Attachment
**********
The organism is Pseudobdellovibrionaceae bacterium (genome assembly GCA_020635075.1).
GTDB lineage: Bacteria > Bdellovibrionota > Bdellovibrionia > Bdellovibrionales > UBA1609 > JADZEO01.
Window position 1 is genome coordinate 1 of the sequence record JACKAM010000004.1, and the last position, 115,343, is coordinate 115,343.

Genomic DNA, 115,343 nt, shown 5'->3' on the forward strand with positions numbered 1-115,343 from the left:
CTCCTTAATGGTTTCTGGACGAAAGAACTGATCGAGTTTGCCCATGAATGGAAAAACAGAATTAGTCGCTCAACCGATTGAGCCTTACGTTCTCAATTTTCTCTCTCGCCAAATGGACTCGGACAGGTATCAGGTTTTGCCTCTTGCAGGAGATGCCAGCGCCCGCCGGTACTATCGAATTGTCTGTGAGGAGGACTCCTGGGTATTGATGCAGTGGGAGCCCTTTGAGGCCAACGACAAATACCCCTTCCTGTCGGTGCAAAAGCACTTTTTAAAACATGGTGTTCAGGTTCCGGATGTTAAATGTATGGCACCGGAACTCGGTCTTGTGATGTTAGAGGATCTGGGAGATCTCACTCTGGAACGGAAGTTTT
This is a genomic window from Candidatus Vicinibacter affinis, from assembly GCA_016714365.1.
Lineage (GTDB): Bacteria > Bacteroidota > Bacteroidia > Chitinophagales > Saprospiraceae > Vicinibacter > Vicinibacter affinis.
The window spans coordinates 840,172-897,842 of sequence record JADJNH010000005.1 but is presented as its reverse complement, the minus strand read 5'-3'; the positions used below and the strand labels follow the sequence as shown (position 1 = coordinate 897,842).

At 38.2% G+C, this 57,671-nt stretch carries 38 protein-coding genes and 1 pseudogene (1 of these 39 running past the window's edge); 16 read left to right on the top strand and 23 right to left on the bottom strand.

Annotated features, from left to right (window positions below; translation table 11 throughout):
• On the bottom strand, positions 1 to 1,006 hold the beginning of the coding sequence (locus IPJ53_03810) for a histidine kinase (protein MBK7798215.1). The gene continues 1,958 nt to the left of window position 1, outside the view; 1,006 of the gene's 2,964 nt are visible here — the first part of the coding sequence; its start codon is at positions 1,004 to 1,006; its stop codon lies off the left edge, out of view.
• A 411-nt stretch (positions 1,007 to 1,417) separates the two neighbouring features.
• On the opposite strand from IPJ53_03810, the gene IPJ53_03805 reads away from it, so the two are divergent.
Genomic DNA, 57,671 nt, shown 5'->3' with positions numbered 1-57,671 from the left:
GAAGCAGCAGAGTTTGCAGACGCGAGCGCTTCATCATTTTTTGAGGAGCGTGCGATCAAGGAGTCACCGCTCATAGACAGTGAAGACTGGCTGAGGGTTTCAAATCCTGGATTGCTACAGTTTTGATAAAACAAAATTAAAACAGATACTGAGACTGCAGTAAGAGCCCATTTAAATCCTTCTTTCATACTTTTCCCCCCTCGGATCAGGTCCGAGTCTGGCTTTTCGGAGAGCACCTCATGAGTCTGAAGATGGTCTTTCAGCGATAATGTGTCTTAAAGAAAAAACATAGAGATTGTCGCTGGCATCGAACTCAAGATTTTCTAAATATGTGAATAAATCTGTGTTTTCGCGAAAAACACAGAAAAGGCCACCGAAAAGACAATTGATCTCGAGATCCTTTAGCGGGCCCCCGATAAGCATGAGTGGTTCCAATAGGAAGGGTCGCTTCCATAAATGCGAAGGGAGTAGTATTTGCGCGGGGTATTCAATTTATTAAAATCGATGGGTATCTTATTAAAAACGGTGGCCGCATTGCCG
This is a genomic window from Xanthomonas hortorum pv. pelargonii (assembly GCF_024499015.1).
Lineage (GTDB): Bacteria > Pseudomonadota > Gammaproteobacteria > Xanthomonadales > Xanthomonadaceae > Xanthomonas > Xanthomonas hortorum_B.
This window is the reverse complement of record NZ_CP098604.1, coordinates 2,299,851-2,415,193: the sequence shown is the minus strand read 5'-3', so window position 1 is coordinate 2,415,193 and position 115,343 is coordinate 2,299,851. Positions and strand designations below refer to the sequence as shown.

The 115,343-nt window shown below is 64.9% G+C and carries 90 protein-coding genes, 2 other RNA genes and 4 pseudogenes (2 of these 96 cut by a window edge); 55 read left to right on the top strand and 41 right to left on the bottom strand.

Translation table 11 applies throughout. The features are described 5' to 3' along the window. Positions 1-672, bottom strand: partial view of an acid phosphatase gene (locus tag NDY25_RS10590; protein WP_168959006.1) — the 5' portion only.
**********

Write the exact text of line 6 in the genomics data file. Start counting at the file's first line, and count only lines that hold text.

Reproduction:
This is a genomic window from Candidatus Vicinibacter affinis, from assembly GCA_016714365.1.